IRS rejects taxpayer aggregation of activities for at-risk loss rules
‘Activity’ for at-risk activity aggregation rules defined by IRS
TAX ALERT |
In a recent IRS Legal memorandum, see ILM 201805013, the IRS concluded that a business owner who purchased interests in multiple business entities – all of which were in the same type of business – failed to demonstrate that the separate entities should be aggregated for purposes of the at-risk loss limitations. In reaching this conclusion, the IRS addressed four main questions, the most interesting of which related to the definition of an “activity” for purposes of the at-risk loss aggregation rules.
Generally, individual taxpayers may only deduct losses from certain activities to the extent the taxpayer is considered “at-risk” for those activities. Usually, each activity is considered separately for purposes of these rules, but in some instances the taxpayer may aggregate certain activities. A taxpayer’s at-risk amount usually includes the amount of money or adjusted basis of property contributed to an activity, in addition to amounts borrowed with respect to that activity. However, it is important to note that taxpayers are only considered “at-risk” for borrowed amounts if they are personally liable for the repayment, or have pledged property – other than property used in the activity – as security.
In this ILM, the taxpayer purchased stock in three separate S corporations with three separate nonrecourse promissory notes. In addition, the taxpayer acquired an interest in a limited liability company (LLC) for which he personally guaranteed a line of credit between the LLC and a bank. The entities were all engaged in similar businesses and shared certain employees, in addition to advertising, computer support, and accounting services. However, each business was in a separate location (different state) had separate lines of credit, maintained separate books and records, and had separate franchise agreements.
The taxpayer contended that the operations constituted only one ‘activity’ for the purposes of the at-risk rules – even though they were conducted through separate entities. Accordingly, the taxpayer sought to aggregate the four entities and utilize the at-risk basis attributable to his personal guarantee on the LLC line of credit in order to recognize losses from the other entities. The IRS ultimately disagreed with this position.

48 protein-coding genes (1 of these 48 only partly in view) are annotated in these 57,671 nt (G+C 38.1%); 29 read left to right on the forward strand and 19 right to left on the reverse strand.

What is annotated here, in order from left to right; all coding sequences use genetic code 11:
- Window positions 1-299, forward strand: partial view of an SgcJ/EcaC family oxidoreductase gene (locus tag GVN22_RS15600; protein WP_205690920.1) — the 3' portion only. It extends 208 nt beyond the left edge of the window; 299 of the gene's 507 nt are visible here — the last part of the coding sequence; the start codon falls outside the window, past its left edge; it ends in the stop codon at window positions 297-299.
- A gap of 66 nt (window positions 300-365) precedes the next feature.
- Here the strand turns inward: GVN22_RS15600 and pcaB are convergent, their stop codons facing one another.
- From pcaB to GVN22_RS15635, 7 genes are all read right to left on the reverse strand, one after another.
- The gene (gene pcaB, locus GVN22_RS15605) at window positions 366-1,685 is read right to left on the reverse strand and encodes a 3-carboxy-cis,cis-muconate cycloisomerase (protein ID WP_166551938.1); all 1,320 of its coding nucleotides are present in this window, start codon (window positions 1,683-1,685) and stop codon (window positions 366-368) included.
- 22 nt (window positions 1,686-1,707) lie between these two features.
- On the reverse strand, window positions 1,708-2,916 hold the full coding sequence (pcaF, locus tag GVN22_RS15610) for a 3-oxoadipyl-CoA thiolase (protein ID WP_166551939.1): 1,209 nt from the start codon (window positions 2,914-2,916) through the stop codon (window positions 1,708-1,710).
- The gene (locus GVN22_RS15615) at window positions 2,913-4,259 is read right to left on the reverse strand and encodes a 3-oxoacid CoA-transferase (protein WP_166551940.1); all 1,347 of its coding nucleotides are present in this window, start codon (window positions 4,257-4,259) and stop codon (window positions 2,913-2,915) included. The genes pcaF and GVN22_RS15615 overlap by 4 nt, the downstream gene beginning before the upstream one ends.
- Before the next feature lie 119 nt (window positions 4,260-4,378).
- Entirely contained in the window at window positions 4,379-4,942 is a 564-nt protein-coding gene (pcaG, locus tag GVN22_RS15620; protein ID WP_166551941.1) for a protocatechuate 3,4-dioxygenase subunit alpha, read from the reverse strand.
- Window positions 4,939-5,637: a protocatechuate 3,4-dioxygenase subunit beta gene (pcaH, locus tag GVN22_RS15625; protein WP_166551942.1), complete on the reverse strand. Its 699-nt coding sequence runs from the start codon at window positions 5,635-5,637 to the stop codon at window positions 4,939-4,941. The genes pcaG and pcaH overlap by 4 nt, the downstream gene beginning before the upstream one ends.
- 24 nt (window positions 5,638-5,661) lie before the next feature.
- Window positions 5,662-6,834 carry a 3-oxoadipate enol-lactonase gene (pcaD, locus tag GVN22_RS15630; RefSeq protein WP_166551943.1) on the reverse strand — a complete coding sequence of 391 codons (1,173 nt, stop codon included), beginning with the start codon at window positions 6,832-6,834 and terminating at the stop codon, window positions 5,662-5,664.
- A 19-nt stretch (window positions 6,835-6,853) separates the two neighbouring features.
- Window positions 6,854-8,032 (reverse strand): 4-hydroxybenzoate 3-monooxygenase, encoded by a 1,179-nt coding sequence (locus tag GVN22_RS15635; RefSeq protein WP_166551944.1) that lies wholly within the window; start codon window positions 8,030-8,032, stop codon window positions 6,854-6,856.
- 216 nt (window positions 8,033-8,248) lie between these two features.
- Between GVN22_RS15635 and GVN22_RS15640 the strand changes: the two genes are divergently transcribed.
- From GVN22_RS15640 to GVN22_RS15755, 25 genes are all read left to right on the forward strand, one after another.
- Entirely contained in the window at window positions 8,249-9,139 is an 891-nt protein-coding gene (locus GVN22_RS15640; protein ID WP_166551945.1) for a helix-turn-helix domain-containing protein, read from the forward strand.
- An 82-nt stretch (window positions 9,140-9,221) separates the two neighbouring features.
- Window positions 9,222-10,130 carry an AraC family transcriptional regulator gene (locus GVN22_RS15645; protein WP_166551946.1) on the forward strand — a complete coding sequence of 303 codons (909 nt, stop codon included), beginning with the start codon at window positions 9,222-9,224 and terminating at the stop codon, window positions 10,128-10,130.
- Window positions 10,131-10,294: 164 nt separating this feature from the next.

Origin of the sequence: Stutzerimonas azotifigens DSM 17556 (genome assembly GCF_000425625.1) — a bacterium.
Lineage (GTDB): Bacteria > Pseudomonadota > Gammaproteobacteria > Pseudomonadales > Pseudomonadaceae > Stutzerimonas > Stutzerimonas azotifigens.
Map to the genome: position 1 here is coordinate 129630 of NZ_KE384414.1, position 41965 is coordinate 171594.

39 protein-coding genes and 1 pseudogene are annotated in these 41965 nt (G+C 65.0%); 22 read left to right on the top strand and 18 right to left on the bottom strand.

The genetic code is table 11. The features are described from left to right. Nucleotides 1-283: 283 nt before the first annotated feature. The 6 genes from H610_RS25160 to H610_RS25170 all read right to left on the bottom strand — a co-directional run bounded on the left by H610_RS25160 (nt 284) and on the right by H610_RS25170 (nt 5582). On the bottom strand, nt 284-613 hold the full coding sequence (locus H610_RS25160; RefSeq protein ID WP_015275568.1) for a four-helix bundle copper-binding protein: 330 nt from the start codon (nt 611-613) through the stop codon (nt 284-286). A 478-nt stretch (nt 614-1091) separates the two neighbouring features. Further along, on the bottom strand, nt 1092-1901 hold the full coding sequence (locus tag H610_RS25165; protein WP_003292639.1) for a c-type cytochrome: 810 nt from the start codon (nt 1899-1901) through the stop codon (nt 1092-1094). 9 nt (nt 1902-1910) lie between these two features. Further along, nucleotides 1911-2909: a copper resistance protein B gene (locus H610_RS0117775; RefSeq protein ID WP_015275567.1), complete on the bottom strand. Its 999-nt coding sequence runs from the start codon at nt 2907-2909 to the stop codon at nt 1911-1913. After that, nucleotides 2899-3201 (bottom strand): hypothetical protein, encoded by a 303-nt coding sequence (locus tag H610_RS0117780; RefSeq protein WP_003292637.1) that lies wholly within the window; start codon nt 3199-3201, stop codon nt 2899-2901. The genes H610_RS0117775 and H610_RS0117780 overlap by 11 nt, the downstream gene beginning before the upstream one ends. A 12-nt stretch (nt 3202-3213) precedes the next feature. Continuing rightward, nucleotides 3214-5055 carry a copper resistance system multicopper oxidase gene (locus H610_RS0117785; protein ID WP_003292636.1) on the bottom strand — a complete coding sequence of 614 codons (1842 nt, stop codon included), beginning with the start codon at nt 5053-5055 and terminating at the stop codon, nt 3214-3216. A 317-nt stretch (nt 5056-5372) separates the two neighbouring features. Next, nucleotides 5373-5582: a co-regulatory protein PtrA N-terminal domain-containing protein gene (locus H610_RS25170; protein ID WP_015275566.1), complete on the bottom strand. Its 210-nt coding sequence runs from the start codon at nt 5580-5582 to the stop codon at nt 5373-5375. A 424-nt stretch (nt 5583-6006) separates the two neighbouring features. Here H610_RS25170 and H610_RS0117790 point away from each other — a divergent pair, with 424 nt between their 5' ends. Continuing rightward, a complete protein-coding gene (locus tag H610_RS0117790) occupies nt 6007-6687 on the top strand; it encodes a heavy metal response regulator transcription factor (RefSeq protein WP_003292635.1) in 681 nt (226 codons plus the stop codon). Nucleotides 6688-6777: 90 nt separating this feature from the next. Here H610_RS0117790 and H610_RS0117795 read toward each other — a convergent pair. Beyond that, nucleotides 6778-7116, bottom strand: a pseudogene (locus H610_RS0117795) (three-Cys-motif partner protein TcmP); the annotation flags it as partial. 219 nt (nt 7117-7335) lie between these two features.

Perhaps the most interesting question the IRS addressed in its analysis was how to define ‘activity’ for purposes of the at-risk rules. Since the statutory language regarding the aggregation of activities provides no guidance as to the meaning of activity, the IRS looked to surrounding statutory language and legislative history to make their determination.
First, the IRS noted that the surrounding statutory language seems to clearly indicate that Congress intended the definition to be “a relatively narrow and asset-specific concept.” They went on to note that the legislative history supports this concept of a narrow definition – as opposed to the much broader definition of activity contained in the passive activity rules – citing the Staff of the Joint Committee on Taxation’s observation that “the at-risk rules, to the extent they define ‘activity,’ address issues different from those that are relevant with respect to passive losses.” The IRS goes on to cite the Committee’s statement that “the at-risk rules define ‘activity’ in terms of narrow asset units, in light of the goal of such rules to establish a relationship between each such asset and financing attributable to it.” Accordingly, the IRS concluded that the term ‘activity’ for the purposes of aggregating activities under the relevant at-risk rules, meant the “smallest indivisible piece or parcel of property, business asset, or integrated business unit in which the taxpayer possesses an ownership interest.”
Applying this definition and logic to the aggregation of activities conducted across multiple entities, the IRS concluded that such a narrow definition of ‘activity’ generally prohibited cross entity aggregation. In reaching this conclusion, they also noted that the passive activity grouping rules were “irreconcilable” with this narrow definition of the term as well as the underlying purpose of the at-risk rules, and therefore had no bearing on the aggregation of activities for the at-risk rules. They did note that in certain instances cross entity aggregation could be possible, but that this would require compelling facts and circumstances supporting such an aggregation.
Taxpayers subject to the at-risk rules, or those considering the at-risk aggregation rules, should pay particular attention to this ILM, as it provides useful insight into the Service’s position regarding the definition of ‘activity’ as well as the aggregation of activities for the purpose of the at-risk rules.